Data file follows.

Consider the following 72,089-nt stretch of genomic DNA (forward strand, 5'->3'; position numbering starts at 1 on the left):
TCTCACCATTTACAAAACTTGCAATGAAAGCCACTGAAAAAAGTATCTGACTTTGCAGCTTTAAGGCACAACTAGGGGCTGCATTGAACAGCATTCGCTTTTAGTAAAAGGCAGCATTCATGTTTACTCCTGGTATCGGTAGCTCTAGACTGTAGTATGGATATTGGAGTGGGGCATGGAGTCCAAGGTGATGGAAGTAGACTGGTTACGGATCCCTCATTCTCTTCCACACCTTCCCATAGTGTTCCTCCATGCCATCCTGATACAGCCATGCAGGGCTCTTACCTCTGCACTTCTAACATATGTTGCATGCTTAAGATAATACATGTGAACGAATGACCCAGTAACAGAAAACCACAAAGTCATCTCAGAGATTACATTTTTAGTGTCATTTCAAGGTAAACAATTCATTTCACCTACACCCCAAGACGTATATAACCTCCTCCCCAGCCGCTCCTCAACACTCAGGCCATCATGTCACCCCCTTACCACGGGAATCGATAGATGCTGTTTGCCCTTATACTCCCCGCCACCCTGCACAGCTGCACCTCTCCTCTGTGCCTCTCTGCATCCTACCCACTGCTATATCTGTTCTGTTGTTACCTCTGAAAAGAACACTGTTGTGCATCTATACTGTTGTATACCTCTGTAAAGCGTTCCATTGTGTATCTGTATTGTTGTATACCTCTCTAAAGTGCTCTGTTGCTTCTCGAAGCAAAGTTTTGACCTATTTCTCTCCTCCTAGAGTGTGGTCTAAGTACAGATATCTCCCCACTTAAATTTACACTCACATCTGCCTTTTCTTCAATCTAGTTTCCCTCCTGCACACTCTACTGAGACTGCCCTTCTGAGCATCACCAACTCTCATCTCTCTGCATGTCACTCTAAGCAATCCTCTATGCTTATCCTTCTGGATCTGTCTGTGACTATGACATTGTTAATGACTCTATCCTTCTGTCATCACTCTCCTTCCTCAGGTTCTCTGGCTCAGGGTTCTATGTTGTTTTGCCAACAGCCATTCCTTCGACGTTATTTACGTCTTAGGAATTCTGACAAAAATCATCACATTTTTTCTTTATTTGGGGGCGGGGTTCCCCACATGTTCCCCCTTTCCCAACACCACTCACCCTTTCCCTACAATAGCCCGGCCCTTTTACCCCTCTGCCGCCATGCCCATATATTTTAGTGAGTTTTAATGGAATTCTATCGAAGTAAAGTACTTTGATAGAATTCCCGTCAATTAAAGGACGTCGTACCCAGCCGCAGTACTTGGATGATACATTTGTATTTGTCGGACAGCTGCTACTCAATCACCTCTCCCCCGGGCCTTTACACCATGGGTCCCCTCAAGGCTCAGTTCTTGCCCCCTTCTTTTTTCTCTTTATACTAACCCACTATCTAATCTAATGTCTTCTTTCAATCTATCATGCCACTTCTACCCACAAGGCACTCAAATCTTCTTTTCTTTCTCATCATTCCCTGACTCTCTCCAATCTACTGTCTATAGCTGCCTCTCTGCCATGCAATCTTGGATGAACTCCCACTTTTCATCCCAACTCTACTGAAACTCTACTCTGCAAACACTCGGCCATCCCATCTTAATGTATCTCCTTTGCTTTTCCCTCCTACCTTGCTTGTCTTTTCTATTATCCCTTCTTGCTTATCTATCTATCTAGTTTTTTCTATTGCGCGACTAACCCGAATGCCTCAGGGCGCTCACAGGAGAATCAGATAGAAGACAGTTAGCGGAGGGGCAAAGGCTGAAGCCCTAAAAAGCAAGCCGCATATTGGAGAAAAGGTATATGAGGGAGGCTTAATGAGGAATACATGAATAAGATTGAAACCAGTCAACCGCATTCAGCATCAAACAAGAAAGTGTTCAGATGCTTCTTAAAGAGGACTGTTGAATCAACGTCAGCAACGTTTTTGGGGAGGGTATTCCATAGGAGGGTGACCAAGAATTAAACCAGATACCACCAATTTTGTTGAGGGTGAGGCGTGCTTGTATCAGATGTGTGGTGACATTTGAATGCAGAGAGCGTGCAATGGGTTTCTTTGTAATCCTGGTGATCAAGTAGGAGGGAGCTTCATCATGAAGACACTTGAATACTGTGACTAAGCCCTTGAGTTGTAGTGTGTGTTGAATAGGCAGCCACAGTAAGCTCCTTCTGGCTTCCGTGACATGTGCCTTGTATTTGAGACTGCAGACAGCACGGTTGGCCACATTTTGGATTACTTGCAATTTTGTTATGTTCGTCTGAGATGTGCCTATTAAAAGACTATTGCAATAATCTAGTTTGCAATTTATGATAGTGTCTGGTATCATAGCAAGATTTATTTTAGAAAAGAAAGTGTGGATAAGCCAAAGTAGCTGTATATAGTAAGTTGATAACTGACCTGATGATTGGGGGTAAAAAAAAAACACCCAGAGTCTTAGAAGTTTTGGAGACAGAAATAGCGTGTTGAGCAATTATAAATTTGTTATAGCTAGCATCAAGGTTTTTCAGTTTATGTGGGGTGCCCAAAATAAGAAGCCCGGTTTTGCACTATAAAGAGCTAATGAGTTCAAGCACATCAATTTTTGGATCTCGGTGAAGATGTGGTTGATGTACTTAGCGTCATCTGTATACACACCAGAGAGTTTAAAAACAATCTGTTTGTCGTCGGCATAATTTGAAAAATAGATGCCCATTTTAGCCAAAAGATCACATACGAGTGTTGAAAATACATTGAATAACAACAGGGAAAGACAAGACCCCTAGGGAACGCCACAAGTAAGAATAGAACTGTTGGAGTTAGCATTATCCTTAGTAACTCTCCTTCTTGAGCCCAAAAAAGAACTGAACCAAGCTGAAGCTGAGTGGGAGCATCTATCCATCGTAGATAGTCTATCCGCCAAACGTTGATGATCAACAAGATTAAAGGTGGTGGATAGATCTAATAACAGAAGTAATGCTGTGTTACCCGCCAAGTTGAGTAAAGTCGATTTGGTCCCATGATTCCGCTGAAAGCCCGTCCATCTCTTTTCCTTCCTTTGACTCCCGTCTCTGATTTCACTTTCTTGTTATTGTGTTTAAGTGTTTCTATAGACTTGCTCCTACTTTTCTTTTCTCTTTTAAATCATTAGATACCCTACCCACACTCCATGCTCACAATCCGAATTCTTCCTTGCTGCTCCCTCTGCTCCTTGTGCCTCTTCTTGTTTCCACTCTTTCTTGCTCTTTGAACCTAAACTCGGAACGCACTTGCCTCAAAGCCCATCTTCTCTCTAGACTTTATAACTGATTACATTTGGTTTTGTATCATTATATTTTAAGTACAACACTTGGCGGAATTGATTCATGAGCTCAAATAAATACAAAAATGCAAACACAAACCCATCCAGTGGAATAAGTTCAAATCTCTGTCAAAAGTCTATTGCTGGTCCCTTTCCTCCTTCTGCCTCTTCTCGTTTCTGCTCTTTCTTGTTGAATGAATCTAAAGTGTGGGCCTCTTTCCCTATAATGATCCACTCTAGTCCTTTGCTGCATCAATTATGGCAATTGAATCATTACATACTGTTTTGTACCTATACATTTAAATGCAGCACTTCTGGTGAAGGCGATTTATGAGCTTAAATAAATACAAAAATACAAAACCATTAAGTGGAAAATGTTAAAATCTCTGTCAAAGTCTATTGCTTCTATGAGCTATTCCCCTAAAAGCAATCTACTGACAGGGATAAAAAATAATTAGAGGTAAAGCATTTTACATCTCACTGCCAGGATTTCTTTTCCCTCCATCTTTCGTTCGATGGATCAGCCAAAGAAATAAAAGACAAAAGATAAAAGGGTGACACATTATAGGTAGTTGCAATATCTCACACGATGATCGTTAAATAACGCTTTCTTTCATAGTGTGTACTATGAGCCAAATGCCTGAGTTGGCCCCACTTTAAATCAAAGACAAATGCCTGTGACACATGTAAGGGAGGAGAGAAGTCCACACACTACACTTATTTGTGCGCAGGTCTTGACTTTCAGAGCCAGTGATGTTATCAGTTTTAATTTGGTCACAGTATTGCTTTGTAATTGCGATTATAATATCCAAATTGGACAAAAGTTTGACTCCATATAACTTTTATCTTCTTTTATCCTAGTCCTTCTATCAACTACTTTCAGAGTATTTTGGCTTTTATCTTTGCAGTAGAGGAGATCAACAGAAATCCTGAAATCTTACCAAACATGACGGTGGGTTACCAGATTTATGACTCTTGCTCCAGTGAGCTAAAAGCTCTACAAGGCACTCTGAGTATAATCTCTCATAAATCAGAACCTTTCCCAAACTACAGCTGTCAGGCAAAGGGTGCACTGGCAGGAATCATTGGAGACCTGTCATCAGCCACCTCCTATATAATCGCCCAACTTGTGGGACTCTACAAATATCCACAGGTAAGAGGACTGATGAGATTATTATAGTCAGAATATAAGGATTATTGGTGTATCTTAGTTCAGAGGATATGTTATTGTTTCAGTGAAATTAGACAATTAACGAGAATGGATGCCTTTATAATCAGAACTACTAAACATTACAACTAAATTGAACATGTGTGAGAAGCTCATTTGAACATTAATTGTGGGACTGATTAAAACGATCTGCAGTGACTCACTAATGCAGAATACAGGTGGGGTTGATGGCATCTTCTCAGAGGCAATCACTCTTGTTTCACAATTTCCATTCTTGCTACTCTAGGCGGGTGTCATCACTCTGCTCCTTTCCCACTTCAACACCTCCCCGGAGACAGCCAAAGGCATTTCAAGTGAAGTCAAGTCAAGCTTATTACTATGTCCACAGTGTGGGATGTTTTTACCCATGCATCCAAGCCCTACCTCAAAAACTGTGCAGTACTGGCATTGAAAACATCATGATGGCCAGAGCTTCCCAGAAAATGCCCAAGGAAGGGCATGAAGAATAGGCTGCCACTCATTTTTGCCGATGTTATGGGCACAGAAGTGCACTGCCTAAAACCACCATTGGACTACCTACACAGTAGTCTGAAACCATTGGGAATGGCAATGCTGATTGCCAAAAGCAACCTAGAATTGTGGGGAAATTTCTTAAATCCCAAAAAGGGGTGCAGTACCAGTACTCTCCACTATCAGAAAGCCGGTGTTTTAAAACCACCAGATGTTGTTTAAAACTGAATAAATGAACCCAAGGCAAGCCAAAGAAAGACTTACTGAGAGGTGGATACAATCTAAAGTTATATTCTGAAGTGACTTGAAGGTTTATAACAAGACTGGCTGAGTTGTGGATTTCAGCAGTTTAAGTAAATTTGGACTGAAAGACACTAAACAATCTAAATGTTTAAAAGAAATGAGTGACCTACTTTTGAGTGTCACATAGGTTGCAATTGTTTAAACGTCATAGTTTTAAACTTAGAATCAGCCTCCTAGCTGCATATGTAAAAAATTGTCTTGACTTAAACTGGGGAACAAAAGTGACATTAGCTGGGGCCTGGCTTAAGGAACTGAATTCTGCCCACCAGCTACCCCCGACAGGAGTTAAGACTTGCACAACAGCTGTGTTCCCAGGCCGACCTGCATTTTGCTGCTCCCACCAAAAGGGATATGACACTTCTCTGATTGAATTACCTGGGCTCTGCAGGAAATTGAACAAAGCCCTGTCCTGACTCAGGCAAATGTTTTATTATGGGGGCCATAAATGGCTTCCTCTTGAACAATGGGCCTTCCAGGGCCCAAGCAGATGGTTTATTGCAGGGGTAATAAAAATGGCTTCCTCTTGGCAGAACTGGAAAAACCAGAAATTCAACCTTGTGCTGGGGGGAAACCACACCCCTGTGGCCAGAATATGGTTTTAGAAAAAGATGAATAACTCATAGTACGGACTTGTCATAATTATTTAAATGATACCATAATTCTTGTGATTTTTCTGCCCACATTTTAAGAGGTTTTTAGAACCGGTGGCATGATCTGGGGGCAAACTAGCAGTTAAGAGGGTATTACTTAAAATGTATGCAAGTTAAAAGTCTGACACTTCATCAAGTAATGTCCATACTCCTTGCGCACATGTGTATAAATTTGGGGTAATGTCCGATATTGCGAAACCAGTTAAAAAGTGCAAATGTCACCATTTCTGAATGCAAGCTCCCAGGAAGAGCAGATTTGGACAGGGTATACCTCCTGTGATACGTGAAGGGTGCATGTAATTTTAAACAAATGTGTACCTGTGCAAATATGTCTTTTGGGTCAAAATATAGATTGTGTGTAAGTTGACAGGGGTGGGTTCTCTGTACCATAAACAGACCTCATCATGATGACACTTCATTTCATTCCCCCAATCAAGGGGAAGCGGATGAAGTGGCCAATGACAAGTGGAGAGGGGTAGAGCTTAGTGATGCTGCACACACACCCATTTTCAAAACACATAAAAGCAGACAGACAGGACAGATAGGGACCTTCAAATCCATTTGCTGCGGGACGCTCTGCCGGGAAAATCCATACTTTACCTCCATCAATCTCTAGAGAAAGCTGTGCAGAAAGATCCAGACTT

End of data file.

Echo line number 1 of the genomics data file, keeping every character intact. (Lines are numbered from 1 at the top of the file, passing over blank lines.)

Consider the following 72,089-nt stretch of genomic DNA (forward strand, 5'->3'; position numbering starts at 1 on the left):